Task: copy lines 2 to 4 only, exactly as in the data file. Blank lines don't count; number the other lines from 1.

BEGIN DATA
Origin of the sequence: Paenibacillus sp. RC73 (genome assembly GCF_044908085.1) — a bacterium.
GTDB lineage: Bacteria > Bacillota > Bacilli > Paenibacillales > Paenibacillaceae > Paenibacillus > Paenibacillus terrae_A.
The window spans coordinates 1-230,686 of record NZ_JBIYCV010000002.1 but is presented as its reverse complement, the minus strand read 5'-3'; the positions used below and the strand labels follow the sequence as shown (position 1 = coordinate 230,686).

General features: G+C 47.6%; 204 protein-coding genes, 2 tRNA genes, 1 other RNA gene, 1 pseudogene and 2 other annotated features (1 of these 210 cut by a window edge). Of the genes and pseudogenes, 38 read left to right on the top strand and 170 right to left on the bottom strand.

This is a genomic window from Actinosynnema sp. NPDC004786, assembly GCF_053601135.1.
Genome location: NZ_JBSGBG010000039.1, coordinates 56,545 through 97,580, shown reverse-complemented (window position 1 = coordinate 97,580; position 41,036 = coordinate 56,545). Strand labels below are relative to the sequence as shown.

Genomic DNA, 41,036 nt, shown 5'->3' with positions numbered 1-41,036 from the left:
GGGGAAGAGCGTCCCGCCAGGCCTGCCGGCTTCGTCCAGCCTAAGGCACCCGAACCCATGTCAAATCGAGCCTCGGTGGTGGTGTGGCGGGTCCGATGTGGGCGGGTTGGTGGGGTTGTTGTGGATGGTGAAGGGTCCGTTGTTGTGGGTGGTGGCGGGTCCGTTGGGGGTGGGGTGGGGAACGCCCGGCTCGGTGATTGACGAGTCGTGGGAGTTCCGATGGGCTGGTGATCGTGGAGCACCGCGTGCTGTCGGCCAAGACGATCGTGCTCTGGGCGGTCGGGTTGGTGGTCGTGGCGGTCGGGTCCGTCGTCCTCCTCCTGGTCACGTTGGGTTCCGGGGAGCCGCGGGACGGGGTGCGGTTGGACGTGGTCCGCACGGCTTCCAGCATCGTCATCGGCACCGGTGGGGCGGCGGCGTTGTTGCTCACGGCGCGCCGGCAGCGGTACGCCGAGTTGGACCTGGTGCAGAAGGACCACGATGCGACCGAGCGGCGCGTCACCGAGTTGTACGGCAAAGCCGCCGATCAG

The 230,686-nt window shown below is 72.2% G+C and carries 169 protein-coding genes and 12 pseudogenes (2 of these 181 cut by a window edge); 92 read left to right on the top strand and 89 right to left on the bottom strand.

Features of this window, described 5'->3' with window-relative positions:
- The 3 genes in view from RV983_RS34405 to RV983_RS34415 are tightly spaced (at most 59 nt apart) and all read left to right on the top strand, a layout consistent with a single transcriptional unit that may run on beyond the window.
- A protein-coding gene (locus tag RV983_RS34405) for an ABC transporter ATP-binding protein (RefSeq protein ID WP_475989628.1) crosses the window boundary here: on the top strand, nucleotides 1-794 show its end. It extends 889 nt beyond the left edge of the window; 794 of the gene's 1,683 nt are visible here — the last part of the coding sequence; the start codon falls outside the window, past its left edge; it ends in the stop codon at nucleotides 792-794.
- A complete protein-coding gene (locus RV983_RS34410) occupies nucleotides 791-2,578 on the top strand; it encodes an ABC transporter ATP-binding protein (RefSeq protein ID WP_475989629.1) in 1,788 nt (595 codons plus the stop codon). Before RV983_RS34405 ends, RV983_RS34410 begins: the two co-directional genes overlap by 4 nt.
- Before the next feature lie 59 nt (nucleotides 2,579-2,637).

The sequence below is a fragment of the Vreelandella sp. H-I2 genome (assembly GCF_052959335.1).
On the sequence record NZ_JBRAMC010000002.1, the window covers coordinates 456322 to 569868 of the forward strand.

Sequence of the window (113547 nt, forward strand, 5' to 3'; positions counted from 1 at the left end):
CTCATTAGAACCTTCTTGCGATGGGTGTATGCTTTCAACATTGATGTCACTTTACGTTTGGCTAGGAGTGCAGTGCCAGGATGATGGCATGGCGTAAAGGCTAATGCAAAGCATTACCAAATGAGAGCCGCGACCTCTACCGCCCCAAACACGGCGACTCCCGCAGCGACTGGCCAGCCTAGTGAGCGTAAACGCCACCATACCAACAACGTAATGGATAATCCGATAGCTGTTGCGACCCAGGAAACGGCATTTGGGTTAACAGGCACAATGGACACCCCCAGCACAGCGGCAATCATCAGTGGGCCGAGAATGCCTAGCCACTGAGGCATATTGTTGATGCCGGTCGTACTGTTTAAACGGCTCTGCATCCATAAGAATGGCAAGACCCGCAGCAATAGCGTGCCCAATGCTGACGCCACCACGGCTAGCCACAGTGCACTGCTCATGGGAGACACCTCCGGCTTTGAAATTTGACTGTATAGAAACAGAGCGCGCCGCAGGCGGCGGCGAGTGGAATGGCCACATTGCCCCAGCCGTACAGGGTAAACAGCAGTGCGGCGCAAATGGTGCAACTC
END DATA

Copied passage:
GTDB lineage: Bacteria > Bacillota > Bacilli > Paenibacillales > Paenibacillaceae > Paenibacillus > Paenibacillus terrae_A.
The window spans coordinates 1-230,686 of record NZ_JBIYCV010000002.1 but is presented as its reverse complement, the minus strand read 5'-3'; the positions used below and the strand labels follow the sequence as shown (position 1 = coordinate 230,686).

General features: G+C 47.6%; 204 protein-coding genes, 2 tRNA genes, 1 other RNA gene, 1 pseudogene and 2 other annotated features (1 of these 210 cut by a window edge). Of the genes and pseudogenes, 38 read left to right on the top strand and 170 right to left on the bottom strand.